Related: Why Brooklyn Nine-Nine Has One of the Best TV Finales Ever

3 “Yas queen!” – S05, E01

Andre Braugher Raymond Holt in his office with Terry in Brooklyn Nine-Nine
Fox

When Jake and Rosa find themselves dealing with some challenging situations in their respective prisons, Rosa deals with the monotony by having Holt and Terry complete tasks for her during their visits; one being that she needs someone to ride her motorcycle while she’s gone. Rosa’s humorous exploitation of her friends for mundane tasks contributes to the hilarity of the situation.

As they toss the motorcycle keys back and forth, they exchange reasons for not wanting to ride it. When Terry jokingly asks if Holt is playing the “gay card,” implying that he might avoid the motorcycle for stereotypically gay reasons, Holt’s deadpan response of “yas queen” is unexpected and hilarious.

2 “Now you’ve done it. You’ve made me turn my chair.” – S02, E06

Andre Braugher Raymond Holt Stephanie Beatriz Rosa Diaz Melissa Fumero Amy Santiago
Fox

The greatness of this line lies in the clever interplay between Holt’s deadpan seriousness and the escalating office dispute he’s trying so desperately to stay out of. Holt is known for his reluctance to engage in office politics and actively tries to avoid any conversation and arguments involving Amy running for Union Representative. In a moment of humor and drama, Holt attempts to stay out of it by keeping his chair turned away from them as the girls talk about the situation.

However, it gets heated to the point where he’s got to turn his chair around and engage; showing his lack of receptiveness and wanting them to just stop the nonsense. The comedic brilliance lies in the exaggerated seriousness with which Holt approaches the situation, turning his chair around to confront them.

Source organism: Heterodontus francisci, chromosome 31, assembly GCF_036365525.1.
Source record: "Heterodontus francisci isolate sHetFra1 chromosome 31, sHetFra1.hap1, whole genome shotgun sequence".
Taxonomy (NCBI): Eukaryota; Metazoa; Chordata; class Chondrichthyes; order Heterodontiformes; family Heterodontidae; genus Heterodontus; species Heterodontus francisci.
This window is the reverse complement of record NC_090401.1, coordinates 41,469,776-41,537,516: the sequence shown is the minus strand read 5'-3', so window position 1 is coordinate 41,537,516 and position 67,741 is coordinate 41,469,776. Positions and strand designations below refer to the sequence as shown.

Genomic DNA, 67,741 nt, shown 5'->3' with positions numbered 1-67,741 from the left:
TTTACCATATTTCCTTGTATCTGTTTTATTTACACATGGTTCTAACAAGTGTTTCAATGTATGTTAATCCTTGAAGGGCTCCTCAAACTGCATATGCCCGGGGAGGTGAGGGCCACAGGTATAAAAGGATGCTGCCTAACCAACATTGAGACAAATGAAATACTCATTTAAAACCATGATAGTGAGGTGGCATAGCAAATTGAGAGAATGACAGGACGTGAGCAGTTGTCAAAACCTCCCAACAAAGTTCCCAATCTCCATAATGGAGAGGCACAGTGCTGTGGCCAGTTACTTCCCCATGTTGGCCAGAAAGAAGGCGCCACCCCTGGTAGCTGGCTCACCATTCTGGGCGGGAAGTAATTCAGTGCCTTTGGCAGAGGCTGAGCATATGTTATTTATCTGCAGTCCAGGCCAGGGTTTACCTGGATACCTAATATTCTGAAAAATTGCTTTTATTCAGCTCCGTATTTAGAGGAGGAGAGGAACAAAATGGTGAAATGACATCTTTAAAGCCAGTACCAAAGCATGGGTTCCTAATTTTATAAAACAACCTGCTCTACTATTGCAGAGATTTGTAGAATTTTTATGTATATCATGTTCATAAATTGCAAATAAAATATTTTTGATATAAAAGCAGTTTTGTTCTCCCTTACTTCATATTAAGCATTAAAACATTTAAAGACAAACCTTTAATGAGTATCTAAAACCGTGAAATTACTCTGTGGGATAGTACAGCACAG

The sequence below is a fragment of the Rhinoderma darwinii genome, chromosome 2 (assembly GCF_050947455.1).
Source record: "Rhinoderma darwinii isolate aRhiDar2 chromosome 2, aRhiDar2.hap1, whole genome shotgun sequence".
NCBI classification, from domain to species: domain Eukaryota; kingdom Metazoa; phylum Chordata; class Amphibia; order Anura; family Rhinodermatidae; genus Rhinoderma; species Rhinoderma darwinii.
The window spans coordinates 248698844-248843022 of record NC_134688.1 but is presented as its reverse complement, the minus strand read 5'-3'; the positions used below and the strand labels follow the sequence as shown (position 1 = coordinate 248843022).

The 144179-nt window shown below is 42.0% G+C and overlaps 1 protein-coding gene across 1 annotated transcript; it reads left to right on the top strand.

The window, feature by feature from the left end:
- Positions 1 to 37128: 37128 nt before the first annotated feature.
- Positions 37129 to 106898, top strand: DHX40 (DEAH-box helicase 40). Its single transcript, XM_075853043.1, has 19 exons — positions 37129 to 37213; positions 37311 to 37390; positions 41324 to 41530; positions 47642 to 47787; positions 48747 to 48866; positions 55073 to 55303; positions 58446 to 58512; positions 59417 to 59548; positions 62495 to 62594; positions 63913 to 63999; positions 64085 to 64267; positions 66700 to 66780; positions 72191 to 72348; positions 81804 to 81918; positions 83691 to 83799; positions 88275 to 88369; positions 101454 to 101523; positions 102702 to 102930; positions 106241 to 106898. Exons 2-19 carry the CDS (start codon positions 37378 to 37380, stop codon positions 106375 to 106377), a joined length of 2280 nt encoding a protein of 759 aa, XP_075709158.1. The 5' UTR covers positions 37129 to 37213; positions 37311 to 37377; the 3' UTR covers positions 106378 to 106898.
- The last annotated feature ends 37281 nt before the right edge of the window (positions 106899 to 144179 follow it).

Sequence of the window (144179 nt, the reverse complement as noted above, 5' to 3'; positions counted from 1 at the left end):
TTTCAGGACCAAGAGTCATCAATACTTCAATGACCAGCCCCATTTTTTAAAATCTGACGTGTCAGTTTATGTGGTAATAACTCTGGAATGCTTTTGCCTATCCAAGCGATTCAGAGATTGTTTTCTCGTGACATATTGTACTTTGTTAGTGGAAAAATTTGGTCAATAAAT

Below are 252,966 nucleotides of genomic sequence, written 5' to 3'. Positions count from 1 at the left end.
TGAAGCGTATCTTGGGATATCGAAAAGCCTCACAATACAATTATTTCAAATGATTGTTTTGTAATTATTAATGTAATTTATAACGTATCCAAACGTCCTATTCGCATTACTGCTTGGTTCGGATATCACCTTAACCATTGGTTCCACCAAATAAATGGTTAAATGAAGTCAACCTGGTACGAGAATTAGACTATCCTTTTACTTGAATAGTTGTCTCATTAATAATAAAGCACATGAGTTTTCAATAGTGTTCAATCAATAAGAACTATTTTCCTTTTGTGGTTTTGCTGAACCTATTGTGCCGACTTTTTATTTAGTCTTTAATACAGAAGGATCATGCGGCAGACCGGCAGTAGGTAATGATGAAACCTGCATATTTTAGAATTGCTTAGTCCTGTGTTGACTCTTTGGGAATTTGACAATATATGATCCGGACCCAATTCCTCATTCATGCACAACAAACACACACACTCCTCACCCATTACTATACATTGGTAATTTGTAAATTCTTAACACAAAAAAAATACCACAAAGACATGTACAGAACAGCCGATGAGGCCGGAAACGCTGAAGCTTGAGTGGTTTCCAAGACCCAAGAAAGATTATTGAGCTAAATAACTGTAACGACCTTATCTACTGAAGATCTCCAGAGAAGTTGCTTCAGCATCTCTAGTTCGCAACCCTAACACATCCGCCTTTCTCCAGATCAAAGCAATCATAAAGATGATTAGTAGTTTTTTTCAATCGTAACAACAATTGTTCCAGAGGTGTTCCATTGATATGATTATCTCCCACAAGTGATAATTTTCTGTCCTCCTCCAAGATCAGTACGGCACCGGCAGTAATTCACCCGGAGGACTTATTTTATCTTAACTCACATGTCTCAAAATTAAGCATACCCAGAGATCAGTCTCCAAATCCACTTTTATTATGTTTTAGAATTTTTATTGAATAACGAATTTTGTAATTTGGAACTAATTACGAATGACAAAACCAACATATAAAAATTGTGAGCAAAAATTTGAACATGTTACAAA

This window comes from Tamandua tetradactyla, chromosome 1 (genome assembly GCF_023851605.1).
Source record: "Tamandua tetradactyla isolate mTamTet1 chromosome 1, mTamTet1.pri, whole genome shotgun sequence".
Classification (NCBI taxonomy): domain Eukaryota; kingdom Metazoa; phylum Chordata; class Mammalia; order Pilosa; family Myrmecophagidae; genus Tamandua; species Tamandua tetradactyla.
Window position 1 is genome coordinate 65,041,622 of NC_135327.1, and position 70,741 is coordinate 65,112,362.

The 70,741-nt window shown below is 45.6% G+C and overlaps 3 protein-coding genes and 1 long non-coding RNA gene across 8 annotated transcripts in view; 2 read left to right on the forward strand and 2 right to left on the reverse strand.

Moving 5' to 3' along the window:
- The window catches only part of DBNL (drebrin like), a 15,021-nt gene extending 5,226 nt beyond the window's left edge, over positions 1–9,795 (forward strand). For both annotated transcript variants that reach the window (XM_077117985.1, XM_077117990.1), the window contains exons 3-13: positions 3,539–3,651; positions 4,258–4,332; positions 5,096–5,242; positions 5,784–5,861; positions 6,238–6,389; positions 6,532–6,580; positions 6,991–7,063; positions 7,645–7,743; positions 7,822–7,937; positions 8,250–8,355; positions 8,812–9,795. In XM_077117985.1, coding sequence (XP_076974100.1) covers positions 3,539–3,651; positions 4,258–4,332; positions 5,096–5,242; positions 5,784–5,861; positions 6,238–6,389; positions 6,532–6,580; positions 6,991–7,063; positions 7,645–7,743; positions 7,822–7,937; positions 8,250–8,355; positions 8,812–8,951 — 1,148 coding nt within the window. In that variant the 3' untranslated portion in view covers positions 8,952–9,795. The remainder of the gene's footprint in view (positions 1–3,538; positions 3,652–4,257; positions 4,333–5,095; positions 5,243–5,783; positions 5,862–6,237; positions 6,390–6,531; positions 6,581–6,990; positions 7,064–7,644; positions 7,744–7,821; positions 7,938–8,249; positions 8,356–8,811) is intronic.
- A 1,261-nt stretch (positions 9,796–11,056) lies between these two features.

1 “Captain Wuntch, Good to see you. But if you’re here, who’s guarding Hades?” – S02, E02

Andre Braugher as Captain Holt and Kyra Sedgwick as Madeline Wuntch in Brooklyn Nine-Nine
Fox

Throughout the series, Captain Holt and Deputy Commissioner Wuntch hold a contemptuous rivalry that delivers comedic and zingy one-liners with each encounter they have. Holt’s use of “guarding Hades” is a metaphorical and exaggerated way of describing how he sees Wuntch, turning the greeting into a biting remark. It’s even more hilarious to know that Wuntch is in a higher-ranking position in the NYPD.

Throughout the series, their rivalry has been a consistent source of comedic tension, with both characters exchanging barbs and snarky comments whenever they cross paths. The unexpectedness of such a biting remark from Holt, coupled with the exaggerated metaphor, adds a layer of cleverness to the humor. It’s a moment of verbal sparring that fans of the show have come to anticipate whenever these two characters share the screen.

O Captain, My Captain

In celebrating the comedic brilliance of Captain Raymond Holt, these quotes stand as a testament to his character’s unique charm, personality, and the unparalleled talent of the late, great actor who brought him to life. Andre Braugher’s portrayal of Captain Holt in Brooklyn Nine-Nine has left a mark on the hearts of fans. Braugher’s portrayal of Holt transcended the traditional norms of television, offering a refreshing and genuine representation of a gay, black police captain. May Andre Braugher’s legacy endure as a testament to the power of authentic storytelling and the enduring impact of a character who transcended the screen, becoming a symbol of inspiration and inclusion for generations to come.